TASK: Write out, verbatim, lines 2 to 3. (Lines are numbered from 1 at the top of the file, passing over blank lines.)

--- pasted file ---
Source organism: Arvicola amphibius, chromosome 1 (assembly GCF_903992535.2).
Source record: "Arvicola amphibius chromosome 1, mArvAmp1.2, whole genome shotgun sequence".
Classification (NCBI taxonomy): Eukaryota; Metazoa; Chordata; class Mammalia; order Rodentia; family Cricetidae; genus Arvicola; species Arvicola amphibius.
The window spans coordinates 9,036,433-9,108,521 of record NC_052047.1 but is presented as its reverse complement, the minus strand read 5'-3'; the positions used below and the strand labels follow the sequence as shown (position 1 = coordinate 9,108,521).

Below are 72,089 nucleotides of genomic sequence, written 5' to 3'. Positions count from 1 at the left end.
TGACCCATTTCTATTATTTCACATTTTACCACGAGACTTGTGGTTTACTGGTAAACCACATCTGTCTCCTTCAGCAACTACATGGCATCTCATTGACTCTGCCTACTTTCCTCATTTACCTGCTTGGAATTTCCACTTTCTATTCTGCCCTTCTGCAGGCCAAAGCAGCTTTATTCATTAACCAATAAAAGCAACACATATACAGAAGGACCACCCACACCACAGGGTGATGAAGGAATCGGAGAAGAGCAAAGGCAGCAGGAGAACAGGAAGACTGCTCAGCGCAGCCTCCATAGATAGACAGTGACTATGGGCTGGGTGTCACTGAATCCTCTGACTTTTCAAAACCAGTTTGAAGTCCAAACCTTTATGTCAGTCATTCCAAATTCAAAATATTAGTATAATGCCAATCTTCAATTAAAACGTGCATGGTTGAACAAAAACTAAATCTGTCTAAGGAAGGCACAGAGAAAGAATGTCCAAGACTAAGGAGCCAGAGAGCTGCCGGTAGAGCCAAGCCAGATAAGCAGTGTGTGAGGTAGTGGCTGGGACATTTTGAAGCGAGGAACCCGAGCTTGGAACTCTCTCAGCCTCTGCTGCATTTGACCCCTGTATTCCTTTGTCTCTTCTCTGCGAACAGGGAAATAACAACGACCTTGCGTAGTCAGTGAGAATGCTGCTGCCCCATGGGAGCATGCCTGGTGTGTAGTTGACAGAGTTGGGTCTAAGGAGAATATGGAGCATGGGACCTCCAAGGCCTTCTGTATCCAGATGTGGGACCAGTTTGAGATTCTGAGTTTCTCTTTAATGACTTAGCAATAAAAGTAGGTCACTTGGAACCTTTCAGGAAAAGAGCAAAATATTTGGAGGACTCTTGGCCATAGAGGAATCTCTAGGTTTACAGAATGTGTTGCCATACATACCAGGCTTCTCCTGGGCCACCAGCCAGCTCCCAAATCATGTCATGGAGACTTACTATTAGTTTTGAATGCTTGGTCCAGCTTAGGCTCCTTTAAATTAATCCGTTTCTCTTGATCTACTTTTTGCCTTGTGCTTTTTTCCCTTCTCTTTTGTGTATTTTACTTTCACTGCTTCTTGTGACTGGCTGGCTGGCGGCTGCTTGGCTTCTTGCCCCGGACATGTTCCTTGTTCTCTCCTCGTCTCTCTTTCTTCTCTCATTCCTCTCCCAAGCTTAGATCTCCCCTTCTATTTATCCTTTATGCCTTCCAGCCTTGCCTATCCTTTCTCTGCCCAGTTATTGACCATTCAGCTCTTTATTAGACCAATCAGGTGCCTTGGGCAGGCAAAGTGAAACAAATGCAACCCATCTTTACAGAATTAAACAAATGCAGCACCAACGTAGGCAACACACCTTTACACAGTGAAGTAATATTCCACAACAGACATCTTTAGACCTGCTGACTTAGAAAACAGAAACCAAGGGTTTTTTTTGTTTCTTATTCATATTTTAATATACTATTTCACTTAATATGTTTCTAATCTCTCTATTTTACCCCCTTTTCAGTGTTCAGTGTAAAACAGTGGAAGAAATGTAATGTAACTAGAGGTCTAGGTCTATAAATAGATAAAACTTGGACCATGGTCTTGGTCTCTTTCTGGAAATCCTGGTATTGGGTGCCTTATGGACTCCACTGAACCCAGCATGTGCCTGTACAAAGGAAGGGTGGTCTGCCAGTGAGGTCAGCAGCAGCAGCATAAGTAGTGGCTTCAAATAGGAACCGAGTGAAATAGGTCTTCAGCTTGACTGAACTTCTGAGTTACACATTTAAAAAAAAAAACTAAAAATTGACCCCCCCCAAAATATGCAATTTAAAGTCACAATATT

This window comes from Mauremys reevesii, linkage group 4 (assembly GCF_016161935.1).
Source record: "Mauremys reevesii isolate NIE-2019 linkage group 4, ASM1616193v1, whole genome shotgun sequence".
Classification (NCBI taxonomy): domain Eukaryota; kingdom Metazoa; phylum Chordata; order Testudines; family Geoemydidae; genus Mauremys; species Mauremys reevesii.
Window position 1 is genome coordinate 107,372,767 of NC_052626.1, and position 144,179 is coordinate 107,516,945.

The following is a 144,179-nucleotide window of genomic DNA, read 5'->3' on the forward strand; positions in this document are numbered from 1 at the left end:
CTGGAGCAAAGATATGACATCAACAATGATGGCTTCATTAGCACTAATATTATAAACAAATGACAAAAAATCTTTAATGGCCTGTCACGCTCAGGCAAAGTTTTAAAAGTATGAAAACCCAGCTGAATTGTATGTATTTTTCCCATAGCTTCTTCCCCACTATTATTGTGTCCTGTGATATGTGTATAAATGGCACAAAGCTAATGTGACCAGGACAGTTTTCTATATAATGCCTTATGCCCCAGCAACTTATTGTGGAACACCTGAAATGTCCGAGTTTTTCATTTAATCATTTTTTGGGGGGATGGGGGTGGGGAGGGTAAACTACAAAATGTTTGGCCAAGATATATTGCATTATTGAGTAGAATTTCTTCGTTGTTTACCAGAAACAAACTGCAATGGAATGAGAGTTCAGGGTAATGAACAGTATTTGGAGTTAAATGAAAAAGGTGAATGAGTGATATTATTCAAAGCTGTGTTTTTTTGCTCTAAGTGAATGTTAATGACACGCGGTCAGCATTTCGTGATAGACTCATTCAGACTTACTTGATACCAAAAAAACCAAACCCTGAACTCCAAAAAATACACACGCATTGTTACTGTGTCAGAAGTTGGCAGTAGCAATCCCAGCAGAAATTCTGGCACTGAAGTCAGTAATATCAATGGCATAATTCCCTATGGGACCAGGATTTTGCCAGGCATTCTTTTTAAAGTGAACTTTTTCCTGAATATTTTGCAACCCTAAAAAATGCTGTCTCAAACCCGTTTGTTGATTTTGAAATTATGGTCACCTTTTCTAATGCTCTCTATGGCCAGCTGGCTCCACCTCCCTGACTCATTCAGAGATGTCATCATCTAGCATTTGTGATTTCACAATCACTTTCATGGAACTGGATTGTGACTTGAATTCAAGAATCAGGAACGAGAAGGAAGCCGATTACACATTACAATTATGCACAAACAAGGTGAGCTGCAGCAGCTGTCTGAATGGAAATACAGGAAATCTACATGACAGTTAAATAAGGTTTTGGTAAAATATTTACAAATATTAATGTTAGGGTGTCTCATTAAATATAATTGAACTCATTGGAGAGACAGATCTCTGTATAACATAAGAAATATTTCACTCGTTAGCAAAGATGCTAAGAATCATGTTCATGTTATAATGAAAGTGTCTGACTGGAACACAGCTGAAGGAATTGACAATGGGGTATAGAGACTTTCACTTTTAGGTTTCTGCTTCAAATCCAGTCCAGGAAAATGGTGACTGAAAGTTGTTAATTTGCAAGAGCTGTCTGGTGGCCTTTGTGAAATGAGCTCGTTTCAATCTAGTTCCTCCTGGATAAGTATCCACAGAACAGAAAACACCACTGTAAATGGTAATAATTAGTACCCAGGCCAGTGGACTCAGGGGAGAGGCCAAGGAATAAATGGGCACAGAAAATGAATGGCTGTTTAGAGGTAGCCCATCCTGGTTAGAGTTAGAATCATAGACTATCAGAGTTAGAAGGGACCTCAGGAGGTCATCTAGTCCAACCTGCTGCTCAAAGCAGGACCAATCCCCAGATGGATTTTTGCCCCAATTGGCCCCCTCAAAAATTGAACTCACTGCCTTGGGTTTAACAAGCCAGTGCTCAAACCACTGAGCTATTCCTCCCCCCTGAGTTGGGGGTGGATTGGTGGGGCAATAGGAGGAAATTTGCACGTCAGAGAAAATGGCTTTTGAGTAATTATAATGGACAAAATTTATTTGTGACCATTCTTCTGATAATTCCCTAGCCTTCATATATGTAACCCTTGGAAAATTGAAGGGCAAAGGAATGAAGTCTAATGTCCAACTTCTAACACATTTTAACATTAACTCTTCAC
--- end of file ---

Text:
Source record: "Arvicola amphibius chromosome 1, mArvAmp1.2, whole genome shotgun sequence".
Classification (NCBI taxonomy): Eukaryota; Metazoa; Chordata; class Mammalia; order Rodentia; family Cricetidae; genus Arvicola; species Arvicola amphibius.